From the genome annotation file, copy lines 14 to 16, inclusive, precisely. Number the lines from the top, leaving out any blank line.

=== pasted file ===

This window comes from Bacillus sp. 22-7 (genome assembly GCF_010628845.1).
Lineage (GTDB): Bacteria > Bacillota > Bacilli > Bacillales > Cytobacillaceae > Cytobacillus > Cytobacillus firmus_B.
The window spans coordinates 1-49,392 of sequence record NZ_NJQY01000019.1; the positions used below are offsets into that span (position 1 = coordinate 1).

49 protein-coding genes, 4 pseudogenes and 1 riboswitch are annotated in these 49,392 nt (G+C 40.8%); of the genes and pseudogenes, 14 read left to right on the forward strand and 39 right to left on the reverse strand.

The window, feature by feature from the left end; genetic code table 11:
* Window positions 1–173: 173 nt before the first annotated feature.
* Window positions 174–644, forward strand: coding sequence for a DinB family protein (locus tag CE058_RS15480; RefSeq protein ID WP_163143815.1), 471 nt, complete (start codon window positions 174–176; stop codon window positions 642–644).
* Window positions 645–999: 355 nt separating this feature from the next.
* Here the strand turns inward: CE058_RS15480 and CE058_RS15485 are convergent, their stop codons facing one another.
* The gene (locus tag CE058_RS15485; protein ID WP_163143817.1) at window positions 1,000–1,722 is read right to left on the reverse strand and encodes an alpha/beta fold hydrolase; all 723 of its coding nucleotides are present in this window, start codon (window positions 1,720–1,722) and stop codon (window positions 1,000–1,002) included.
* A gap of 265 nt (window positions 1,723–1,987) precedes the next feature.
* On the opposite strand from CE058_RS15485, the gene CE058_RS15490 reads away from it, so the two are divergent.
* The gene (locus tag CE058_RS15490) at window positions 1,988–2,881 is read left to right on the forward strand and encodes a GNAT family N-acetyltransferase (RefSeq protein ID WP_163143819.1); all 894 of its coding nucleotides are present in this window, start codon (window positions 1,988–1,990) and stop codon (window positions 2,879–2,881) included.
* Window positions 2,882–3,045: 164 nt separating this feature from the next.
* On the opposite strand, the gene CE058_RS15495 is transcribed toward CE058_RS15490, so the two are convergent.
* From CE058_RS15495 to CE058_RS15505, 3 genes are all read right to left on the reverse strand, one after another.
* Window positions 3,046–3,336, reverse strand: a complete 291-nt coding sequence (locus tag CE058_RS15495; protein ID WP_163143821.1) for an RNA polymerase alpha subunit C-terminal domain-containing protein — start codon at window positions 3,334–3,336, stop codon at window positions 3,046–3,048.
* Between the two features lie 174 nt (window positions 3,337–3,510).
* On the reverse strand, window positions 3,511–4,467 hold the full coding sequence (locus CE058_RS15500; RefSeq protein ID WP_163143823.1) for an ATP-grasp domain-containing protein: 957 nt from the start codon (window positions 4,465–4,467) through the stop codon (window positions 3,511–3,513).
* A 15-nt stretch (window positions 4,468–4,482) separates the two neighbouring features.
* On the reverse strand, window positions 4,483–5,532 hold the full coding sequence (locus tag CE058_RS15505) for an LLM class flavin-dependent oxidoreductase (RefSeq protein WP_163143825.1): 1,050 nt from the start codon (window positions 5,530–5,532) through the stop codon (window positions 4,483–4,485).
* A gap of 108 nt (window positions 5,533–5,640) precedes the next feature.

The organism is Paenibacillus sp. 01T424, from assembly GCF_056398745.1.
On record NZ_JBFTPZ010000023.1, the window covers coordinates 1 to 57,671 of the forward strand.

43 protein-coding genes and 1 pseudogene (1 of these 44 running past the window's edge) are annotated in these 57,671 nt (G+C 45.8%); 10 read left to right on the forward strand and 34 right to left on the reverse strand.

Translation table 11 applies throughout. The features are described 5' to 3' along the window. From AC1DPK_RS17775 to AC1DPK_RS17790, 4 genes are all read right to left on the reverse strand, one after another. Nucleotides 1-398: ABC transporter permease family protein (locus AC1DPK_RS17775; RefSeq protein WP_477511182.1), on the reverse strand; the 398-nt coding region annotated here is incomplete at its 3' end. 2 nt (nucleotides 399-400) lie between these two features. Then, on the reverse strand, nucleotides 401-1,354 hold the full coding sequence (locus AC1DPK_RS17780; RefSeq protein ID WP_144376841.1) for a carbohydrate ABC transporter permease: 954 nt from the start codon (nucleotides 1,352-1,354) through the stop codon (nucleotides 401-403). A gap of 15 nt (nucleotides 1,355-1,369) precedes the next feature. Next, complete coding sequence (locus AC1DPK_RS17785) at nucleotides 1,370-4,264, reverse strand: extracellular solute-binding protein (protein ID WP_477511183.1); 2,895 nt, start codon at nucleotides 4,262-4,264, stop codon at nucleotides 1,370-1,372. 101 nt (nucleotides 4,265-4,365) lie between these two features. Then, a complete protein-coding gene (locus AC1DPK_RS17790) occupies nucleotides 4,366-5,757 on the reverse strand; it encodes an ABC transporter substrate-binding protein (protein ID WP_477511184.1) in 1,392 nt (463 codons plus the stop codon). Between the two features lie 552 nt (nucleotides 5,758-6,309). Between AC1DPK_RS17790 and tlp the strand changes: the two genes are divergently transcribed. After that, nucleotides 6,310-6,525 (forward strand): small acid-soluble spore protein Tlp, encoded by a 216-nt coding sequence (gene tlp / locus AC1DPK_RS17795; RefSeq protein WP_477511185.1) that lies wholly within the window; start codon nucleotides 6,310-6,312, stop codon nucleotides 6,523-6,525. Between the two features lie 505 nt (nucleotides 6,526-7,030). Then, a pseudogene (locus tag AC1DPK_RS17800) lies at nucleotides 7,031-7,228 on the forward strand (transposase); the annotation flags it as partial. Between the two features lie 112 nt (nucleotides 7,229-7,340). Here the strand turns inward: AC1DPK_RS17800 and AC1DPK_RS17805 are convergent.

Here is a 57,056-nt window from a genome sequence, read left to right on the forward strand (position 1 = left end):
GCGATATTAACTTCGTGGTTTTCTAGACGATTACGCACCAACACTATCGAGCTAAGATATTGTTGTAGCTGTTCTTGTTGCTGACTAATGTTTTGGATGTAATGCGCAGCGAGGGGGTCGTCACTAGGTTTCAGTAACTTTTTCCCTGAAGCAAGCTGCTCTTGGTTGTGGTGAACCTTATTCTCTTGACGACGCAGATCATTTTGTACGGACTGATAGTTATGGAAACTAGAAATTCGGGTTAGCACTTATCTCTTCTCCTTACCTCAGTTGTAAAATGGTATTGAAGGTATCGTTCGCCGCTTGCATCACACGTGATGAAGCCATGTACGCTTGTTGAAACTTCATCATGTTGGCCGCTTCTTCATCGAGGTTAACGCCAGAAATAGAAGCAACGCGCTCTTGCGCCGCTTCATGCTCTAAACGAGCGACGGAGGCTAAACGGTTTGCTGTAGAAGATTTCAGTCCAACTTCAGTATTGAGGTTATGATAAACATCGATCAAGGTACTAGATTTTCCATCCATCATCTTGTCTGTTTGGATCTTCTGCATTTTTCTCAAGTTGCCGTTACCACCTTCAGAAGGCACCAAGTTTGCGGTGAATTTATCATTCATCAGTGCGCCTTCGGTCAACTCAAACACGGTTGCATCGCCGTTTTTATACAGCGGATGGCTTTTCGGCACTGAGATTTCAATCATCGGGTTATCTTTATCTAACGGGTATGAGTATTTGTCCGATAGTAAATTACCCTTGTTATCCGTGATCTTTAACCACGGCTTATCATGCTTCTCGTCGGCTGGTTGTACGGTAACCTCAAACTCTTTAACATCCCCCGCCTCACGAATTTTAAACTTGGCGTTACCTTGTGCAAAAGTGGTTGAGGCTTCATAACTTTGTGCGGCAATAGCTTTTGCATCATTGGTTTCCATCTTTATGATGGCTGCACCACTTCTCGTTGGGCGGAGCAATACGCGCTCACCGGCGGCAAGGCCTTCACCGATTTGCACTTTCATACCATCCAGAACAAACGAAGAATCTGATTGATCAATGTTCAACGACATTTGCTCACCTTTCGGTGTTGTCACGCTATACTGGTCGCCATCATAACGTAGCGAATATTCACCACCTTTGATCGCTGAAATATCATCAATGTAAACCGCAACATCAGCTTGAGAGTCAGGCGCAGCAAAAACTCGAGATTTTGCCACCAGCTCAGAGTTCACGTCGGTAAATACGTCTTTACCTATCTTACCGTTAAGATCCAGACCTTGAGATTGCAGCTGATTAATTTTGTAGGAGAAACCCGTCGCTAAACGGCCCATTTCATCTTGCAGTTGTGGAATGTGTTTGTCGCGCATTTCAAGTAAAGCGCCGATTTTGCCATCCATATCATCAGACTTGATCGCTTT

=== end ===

* Window positions 2,882–3,045: 164 nt separating this feature from the next.
* On the opposite strand, the gene CE058_RS15495 is transcribed toward CE058_RS15490, so the two are convergent.
* From CE058_RS15495 to CE058_RS15505, 3 genes are all read right to left on the reverse strand, one after another.